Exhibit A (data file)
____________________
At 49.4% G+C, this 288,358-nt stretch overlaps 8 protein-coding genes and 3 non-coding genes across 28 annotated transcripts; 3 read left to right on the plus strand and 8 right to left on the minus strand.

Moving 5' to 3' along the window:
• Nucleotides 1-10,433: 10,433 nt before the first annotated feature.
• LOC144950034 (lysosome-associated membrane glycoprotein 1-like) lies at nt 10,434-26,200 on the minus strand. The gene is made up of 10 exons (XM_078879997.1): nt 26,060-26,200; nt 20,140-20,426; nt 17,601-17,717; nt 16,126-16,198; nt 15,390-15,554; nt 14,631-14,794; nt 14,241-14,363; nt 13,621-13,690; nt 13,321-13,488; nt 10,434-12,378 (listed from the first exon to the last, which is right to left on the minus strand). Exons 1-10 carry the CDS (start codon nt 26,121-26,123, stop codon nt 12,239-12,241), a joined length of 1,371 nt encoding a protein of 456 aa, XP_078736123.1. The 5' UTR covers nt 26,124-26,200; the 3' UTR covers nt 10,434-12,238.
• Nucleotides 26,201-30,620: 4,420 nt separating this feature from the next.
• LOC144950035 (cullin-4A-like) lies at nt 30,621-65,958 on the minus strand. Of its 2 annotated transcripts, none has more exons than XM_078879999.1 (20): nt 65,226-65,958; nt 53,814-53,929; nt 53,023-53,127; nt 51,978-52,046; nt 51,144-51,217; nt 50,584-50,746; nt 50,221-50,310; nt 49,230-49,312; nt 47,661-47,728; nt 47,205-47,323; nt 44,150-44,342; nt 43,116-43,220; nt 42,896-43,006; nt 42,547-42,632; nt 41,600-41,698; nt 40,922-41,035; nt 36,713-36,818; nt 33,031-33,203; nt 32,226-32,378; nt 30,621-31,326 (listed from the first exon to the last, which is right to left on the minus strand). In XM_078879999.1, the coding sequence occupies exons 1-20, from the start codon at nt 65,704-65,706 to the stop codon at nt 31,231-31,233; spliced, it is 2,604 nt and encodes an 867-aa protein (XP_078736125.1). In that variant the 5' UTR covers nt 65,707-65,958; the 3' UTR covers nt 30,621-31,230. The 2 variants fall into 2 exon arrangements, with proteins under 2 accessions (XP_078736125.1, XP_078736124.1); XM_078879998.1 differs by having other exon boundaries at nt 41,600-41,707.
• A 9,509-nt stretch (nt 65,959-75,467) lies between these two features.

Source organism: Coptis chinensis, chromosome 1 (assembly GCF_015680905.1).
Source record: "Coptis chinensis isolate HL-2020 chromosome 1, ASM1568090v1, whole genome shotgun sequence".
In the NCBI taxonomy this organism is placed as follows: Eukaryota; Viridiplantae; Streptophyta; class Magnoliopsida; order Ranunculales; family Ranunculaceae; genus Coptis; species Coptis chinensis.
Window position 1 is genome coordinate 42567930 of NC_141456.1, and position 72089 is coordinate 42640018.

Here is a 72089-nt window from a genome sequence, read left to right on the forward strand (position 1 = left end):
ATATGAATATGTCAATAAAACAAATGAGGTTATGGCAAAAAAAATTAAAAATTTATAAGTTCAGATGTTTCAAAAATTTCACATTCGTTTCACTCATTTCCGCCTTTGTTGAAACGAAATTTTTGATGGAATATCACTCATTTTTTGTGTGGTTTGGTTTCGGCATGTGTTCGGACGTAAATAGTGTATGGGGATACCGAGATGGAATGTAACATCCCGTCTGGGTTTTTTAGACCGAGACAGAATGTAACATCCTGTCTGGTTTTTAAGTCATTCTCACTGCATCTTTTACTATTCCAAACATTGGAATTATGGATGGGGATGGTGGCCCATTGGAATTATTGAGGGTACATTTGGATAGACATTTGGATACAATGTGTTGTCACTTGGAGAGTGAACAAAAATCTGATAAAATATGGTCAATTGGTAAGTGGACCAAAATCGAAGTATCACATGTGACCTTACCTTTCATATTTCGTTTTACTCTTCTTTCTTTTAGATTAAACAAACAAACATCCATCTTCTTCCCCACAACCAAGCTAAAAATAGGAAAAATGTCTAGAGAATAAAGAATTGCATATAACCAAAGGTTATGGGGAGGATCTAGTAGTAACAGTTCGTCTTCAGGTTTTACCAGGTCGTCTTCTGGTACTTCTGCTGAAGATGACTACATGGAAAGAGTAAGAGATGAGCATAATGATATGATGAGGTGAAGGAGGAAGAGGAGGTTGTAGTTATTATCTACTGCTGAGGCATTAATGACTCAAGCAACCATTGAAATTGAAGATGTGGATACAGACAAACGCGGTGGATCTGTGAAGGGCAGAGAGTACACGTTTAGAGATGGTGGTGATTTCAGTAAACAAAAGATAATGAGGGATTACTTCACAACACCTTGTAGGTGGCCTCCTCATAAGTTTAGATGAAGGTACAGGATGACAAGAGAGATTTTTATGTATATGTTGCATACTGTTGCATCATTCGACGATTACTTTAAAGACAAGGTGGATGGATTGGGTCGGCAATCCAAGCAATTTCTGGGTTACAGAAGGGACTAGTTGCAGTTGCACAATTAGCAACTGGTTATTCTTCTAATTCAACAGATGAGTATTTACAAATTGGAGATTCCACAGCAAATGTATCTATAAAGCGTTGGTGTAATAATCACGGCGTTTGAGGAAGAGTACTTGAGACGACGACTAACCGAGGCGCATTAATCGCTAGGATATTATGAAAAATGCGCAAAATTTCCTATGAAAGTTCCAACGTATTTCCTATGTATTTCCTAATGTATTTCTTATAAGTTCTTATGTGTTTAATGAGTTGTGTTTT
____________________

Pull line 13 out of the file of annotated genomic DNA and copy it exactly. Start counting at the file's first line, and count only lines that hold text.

ATATGAATATGTCAATAAAACAAATGAGGTTATGGCAAAAAAAATTAAAAATTTATAAGTTCAGATGTTTCAAAAATTTCACATTCGTTTCACTCATTTCCGCCTTTGTTGAAACGAAATTTTTGATGGAATATCACTCATTTTTTGTGTGGTTTGGTTTCGGCATGTGTTCGGACGTAAATAGTGTATGGGGATACCGAGATGGAATGTAACATCCCGTCTGGGTTTTTTAGACCGAGACAGAATGTAACATCCTGTCTGGTTTTTAAGTCATTCTCACTGCATCTTTTACTATTCCAAACATTGGAATTATGGATGGGGATGGTGGCCCATTGGAATTATTGAGGGTACATTTGGATAGACATTTGGATACAATGTGTTGTCACTTGGAGAGTGAACAAAAATCTGATAAAATATGGTCAATTGGTAAGTGGACCAAAATCGAAGTATCACATGTGACCTTACCTTTCATATTTCGTTTTACTCTTCTTTCTTTTAGATTAAACAAACAAACATCCATCTTCTTCCCCACAACCAAGCTAAAAATAGGAAAAATGTCTAGAGAATAAAGAATTGCATATAACCAAAGGTTATGGGGAGGATCTAGTAGTAACAGTTCGTCTTCAGGTTTTACCAGGTCGTCTTCTGGTACTTCTGCTGAAGATGACTACATGGAAAGAGTAAGAGATGAGCATAATGATATGATGAGGTGAAGGAGGAAGAGGAGGTTGTAGTTATTATCTACTGCTGAGGCATTAATGACTCAAGCAACCATTGAAATTGAAGATGTGGATACAGACAAACGCGGTGGATCTGTGAAGGGCAGAGAGTACACGTTTAGAGATGGTGGTGATTTCAGTAAACAAAAGATAATGAGGGATTACTTCACAACACCTTGTAGGTGGCCTCCTCATAAGTTTAGATGAAGGTACAGGATGACAAGAGAGATTTTTATGTATATGTTGCATACTGTTGCATCATTCGACGATTACTTTAAAGACAAGGTGGATGGATTGGGTCGGCAATCCAAGCAATTTCTGGGTTACAGAAGGGACTAGTTGCAGTTGCACAATTAGCAACTGGTTATTCTTCTAATTCAACAGATGAGTATTTACAAATTGGAGATTCCACAGCAAATGTATCTATAAAGCGTTGGTGTAATAATCACGGCGTTTGAGGAAGAGTACTTGAGACGACGACTAACCGAGGCGCATTAATCGCTAGGATATTATGAAAAATGCGCAAAATTTCCTATGAAAGTTCCAACGTATTTCCTATGTATTTCCTAATGTATTTCTTATAAGTTCTTATGTGTTTAATGAGTTGTGTTTT